Baltimore, MD - The 5th ranked Virginia Cavaliers used a four goal first quarter to hold off a late push by the 3rd ranked Johns Hopkins Blue Jays. The Cavaliers were paced by the country's leading scorer, junior attackman Ben Rubeor, who had three goals and an assist on the day. Sophomore Danny Glading had two goals, while defensive middie Will Barrow had a goal on what Associate Head Coach, Marc Van Arsdale, was overheard saying was "his [Barrow's] best game in a Virginia uniform." Hopkins got two goals from Paul Rabil and 14 saves from Jesse Schwartzman.
Hopkins struck first on a Jake Byrne goal with 11:14 to play in the first quarter. Virginia took over shortly after and dominated the possession and the scoreboard for the remainder of the quarter, ultimately setting the tone for the game. Over a six minute period, Virginia put up four goals, Danny Glading and Ben Rubeor each putting in a pair apiece.
Paul Rabil gave Hopkins some life with 5:30 left in the half by cutting the lead to 4-2. That was when Hopkins head coach Dave Pietramala felt the turning point of the game happened. With about 1:30 in the half, Kip Turner came up with a nice save of a Stephen Peyser shot. Virginia quickly got the ball up-field, where Ben Rubeor pushed the transition and found defensive middie Will Barrow cutting to the goal. Barrow finished the sequence and gave Virginia a 5-2 lead to head into the half.
“Quite honestly, I think a huge turning point in the game is its 4-2. We come down and we have a nice offensive possession. We get a shot from Stephen, and hey, Kip Turner’s a terrific goalie, take nothing away from him, he’s a very good goalie. He makes the save, they go down in transition and they get their one transition goal for the day,” said Pietramala. “And that’s a pretty good job by us only giving them one. They go down and instead of being 4-3 right before half, it’s 5-2. I think that hurt us a little bit coming out of halftime.”
As for Virginia’s Barrow, who was all over the field today, head coach Dom Starsia was quick to note his importance.
“Will Barrow may have been our MVP today. He’s just gotten healthy again and just back to our team. It was JJ Morrissey before Will Barrow and those kinds of guys and the way that we like to play, it’s so important. What most fans tend to overlook is what we’re asking them to do on the defensive end to start with, which is to cover a Peyser or a Kimmel or somebody like that. Then almost every time that we’re going up the field, we’re looking to find Will Barrow and get him the ball and have him clear the ball. And hope that that’s an automatic. Then again if we have things the way we like, we also ask those guys to finish a play and play some offense,” said Starsia.
He added, “The goalies have a disproportionate influence on what’s going on. When you make a save like that, it just lifts the entire team. Then to be able to finish it at the other end with a goal in a game in which we’re struggling to score, just gives us a burst of energy right there that kind of carried us for a long period of time. It felt like it was always going to be a struggle to score, but I also felt like we could defend them. So when we were able to score in transition like that, it was just a little bit of a bonus for us and certainly lifted the entire group.”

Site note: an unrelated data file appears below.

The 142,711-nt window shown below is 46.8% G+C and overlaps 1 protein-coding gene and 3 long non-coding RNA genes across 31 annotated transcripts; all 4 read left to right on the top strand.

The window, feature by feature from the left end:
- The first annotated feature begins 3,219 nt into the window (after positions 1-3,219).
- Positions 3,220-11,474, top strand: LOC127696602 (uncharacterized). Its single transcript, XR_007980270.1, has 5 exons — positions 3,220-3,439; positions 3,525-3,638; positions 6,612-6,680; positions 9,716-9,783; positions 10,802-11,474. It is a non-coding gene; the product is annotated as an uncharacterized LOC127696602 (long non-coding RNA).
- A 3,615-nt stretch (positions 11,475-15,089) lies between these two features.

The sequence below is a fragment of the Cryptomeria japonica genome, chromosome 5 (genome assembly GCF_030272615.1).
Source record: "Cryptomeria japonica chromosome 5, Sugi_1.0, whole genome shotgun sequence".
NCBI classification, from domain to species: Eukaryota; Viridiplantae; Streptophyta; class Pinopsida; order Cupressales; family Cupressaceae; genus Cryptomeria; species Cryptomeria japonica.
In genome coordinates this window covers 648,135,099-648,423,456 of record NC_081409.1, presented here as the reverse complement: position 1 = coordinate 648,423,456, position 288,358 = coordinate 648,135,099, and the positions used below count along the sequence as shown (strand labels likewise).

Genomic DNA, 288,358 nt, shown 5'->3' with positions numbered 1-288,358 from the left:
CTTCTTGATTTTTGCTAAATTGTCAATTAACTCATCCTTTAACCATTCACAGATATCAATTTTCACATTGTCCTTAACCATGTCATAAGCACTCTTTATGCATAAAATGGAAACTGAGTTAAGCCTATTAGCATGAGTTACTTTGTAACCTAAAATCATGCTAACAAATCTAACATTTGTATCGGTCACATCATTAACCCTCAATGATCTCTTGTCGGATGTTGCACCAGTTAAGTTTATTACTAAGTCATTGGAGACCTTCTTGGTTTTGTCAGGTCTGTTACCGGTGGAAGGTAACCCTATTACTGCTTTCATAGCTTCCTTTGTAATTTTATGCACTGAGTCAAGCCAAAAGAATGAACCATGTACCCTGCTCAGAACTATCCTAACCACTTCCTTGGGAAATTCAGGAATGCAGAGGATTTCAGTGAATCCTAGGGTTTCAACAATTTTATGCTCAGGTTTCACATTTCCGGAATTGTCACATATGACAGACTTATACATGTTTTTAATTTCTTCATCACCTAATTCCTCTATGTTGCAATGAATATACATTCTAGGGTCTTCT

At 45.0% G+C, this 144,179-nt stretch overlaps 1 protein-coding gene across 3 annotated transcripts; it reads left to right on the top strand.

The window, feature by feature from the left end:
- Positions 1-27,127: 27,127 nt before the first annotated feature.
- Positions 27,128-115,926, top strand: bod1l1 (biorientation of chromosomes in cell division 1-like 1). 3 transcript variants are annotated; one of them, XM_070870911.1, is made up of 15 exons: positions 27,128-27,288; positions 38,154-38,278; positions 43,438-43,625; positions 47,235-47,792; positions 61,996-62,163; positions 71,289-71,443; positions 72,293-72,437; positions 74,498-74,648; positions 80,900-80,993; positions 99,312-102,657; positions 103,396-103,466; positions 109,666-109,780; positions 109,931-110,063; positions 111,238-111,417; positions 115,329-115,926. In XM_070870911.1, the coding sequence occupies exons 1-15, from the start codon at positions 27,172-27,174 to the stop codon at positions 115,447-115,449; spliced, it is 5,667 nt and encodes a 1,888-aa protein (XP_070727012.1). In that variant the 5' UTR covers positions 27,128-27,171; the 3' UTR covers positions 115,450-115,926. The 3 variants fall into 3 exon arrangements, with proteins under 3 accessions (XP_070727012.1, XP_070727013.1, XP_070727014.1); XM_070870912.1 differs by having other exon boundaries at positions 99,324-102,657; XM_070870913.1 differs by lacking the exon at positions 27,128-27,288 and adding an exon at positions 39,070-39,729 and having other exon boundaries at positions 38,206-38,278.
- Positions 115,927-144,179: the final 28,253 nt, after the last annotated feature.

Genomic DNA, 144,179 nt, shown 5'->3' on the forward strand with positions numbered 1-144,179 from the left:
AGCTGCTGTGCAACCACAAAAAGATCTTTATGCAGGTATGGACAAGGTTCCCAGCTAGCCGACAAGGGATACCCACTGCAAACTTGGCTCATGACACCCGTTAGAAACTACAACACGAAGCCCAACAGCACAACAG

The third quarter pace was again dictated by Virginia, but their goals weren’t ordinary. Brian Carroll possessed the ball on offense with just under 5:00 remaining in the quarter. The Hopkins defense forced the ball to the ground, but Garrett Billings came up with the looseball out of the scrum for it. He flicked an underhand pass to Carroll who put the goal in. Later with time winding down, Hopkins again got the ball on the ground. This time Jesse Schwartzman came up with a groundball. Virginia stripped Schwartzman on the ride and Ben Rubeor put in an empty-netter off another Billings feed.
“You look at this game and I’m going to look back it and you’re gonna go ‘whew’ they were just critical moments. And I thought Virginia did a good job of capitalizing on the critical moments. For instance, you miss a shot, they come down, they get a goal, that’s a critical moment [Barrow’s fast-break goal]. A face-off, after maybe we get a goal, they came up with the looseball, that’s a critical moment. I thought they did a very good job there [Virginia was 10-of-16 facing off on the day]. As I look at it, I say, did we do a poor job defensively? Well, I don’t think we did a great job, part of that’s us, but you’d be remiss if you don’t give an offense like Virginia credit, they’ve got some pretty talented people. I thought we limited Glading’s looks. I don’t think he had a lot of looks. Brendan Skakandi and the poles, did a good job on Drew Thompson. We did a nice job on Garrett Billings. I know he had a couple of assists, but we did a nice job,” said Pietramala.
“When you look at the way they scored their goals, I think that’s maybe the hardest part. Two empty-netters, one on extra-man, that’s three goals that are critical moments. You know what, you have to give them credit, they made the plays when they had to. We came up with the looseball twice and they popped the ball out of our goalie’s stick, they popped the ball out of Matt Bocklet’s stick, and boom-boom, its two empty-net goals. Well, you know what, we played pretty good defense to get the ball on the ground, but give them some credit for riding it right back and taking the ball and putting it in the goal.”